Expert Q and A: How singles can embrace both chastity and sexuality (+video)

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  • Kahakura New Zealand, 00
    March 29, 2016 6:47 p.m.

    I knew sex was worth waiting for. I waited till I was 27. She was well worth the wait. And now it's been over 30 years with both of us faithful. I don't understand why some people feel judged when I affirm that this has been great for me. I am not even thinking about others, just that it has not only been possible for me, but really great. I like being a straight guy. And I like being faithful to my girl. All I know is that chastity before marriage and total fidelity after marriage has been most possible and great for me and her. I have heaps of friends who also have lived lives like this. If you are not, don't feel judged. Just saying, I did it. It works. I'm still real happy. And its the sexuality reserved for her that is the glue that really binds us in love far beyond my dreams of how strong love can be. I have no regrets. Don't tell an old Grandad like me that what Finlayson-Fife says doesn't work. I've lived my life like this.

  • RedShirtCalTech Pasedena, CA
    Jan. 5, 2016 1:58 p.m.

    To "waikiki_dave" in other words, you got nothing.

    Right now most states already have laws stating that it is illegal to sell a gun to a person that cannot legally own a gun. What that means is that legally you currently are obligated to have some sort of knowledge about the person you are selling to. The "gun show loophole" is just a talking point used by liberals to scare people. In fact, the NRA has a history of supporting better background checks, they just don't support forbidding people to exercise their 2nd amendment rights without due process like what Obama wants to do.

    SO, now that I just showed you that your argument is invalid, tell us, how limiting marriage to a man and woman is discrimination. I have yet to see somebody explain that without opening up marriage to ANYTHING that you want it to be with as many people as you want it to be.

  • waikiki_dave Honolulu, HI
    Jan. 4, 2016 5:17 p.m.

    To Redshirt: I am not going to debate with you my friend; it would be like trying to convince the NRA that having background checks at gun shows is not discriminating against peoples 2nd amendment rights.

  • Redshirt1701 Deep Space 9, Ut
    Jan. 4, 2016 2:21 p.m.

    To "waikiki_dave" then explain how limiting marriage to a man and woman is discrimination. I have yet to see somebody explain that without opening up marriage to ANYTHING that you want it to be with as many people as you want it to be.

  • waikiki_dave Honolulu, HI
    Jan. 4, 2016 12:30 p.m.

    @Redshirt "Limiting marriage to man and woman is not discrimination".


  • Redshirt1701 Deep Space 9, Ut
    Jan. 4, 2016 8:14 a.m.

    To "waikiki_dave" the Proclamation on the Family also states that people do not choose to be gay. It also states that gender is a God given trait, and that it is crucial for our eternal lives to learn what your gender is supposed to do. No where does it say that you should discriminate, and FYI, limiting marriage to man and woman is not discrimination.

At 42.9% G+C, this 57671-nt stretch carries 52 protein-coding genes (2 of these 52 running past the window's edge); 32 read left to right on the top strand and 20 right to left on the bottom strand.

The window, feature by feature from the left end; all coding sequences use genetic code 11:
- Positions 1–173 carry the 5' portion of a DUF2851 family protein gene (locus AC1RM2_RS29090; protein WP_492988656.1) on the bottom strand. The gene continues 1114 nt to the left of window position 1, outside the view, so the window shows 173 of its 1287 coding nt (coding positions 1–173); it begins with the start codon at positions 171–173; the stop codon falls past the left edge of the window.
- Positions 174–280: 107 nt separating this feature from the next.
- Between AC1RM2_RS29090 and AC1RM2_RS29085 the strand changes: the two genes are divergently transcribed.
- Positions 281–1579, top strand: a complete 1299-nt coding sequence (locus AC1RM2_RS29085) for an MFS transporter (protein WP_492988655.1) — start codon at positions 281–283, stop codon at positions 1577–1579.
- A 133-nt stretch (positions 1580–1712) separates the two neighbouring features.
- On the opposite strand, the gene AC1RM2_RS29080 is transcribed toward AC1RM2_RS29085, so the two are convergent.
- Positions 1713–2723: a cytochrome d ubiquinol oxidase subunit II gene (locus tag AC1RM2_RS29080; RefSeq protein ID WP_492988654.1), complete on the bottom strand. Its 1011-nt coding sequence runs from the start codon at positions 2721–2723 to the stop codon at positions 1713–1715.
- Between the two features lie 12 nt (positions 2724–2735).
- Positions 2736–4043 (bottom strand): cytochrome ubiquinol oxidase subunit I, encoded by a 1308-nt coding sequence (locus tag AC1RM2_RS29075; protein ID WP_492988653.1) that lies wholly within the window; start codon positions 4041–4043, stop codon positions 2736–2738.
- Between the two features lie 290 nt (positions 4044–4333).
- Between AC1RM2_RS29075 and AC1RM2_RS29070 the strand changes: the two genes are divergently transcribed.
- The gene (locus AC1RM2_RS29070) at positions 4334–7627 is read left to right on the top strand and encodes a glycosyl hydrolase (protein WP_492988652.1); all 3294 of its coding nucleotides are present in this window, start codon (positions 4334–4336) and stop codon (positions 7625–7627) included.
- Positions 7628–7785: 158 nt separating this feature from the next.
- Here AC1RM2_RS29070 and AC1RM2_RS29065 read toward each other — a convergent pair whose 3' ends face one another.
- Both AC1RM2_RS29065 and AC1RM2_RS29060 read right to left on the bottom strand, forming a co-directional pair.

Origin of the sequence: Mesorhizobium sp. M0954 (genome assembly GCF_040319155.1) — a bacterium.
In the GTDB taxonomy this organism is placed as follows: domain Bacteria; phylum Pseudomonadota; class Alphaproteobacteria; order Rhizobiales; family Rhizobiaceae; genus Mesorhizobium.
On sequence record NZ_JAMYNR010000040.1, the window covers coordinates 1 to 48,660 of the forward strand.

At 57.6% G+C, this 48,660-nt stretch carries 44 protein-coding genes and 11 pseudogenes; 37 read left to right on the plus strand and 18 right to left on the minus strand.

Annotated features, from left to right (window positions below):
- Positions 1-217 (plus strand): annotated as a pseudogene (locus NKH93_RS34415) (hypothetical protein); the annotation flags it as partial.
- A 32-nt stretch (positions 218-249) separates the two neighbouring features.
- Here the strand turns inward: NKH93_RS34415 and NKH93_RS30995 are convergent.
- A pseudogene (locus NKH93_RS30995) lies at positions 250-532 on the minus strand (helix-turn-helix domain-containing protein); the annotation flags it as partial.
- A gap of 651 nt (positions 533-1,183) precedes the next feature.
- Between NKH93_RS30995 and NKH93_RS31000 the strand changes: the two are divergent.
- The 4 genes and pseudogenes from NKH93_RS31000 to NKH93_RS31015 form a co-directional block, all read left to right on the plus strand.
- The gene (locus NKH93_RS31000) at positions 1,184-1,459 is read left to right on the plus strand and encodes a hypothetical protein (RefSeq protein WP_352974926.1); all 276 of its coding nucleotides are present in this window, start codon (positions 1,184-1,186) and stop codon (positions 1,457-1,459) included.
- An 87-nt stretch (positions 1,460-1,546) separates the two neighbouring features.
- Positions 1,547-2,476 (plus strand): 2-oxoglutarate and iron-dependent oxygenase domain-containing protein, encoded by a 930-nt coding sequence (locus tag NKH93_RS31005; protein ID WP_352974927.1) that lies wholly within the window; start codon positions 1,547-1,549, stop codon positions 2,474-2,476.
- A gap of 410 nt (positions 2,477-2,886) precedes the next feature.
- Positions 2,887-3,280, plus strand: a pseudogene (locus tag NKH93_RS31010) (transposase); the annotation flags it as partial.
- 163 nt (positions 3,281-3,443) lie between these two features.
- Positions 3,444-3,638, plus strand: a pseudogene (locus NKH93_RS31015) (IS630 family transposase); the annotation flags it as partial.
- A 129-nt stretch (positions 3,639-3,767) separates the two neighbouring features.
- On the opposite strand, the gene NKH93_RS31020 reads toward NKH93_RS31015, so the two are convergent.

• Sore loser tampa, fl
    Jan. 2, 2016 11:37 p.m.

    The main purpose for having a family is to raise children according to David O McKay. That should be the main focus of marriage. If it is, everything else will fall into place for well adjusted people. Behaviorally, relationships can be improved by understanding and living gospel principles. Most married people have their challenges so singles should not get too worried about their own issues. Sexuality shouldn't be a major emphasis for anybody. It happens but it should be a source of loyalty among spouses and that's it.

  • Contrarius mid-state, TN
    Dec. 31, 2015 8:50 a.m.

    @waikiki_dave --

    "Why does the Church differentiate against gay people by prohibiting them to marry?"

    Now, now. Of course they're allowed to marry -- someone of the opposite sex. The church doesn't seem to care that most of those fake marriages will be unhappy and extremely likely to end in divorce, thus damaging the lives of husband, wife, AND children.

    "What are they suppose to do? Be celibate and single for their entire lives?"

    Yup. Again, the church doesn't seem to care much about their happiness -- only about their obedience.

    And the LDS church doesn't even have an institution like the Catholic priesthood that might make their voluntary celibacy mean something. There's a reason why so many Catholic priests are gay.

  • waikiki_dave Honolulu, HI
    Dec. 30, 2015 4:16 p.m.

    @Windsor said all unmarried LDS and SSA are required to be morally chaste. Too bad you didn't answer my question Windsor: Why does the Church differentiate against gay people by prohibiting them to marry? What are they suppose to do? Be celibate and single for their entire lives?

    @RedShirtHarvard suggests I read "A Proclamation to the World" to get an answer as to why the Church discriminates against gay people concerning marriage equality. I read it and I still don't get it. Gay people don't 'choose to be gay'.

  • windsor City, Ut
    Dec. 30, 2015 2:46 p.m.

    waikiki_dave said "Explain to me why gay people are any different."

    OK Dave, I'll explain.

    Gay people aren't different at all.

    They all--unmarried LDS and SSA--are required to be morally chaste.

  • Mayfair City, Ut
    Dec. 30, 2015 2:39 p.m.

    Marxist said "Marriage doesn't happen without it."

    ah hahaha!

  • Hutterite American Fork, UT
    Dec. 30, 2015 1:03 p.m.

    Or, they can embrace sexuality and be sexually active. It's up to them.

  • McCarthyist Sacramento, CA
    Dec. 30, 2015 12:25 p.m.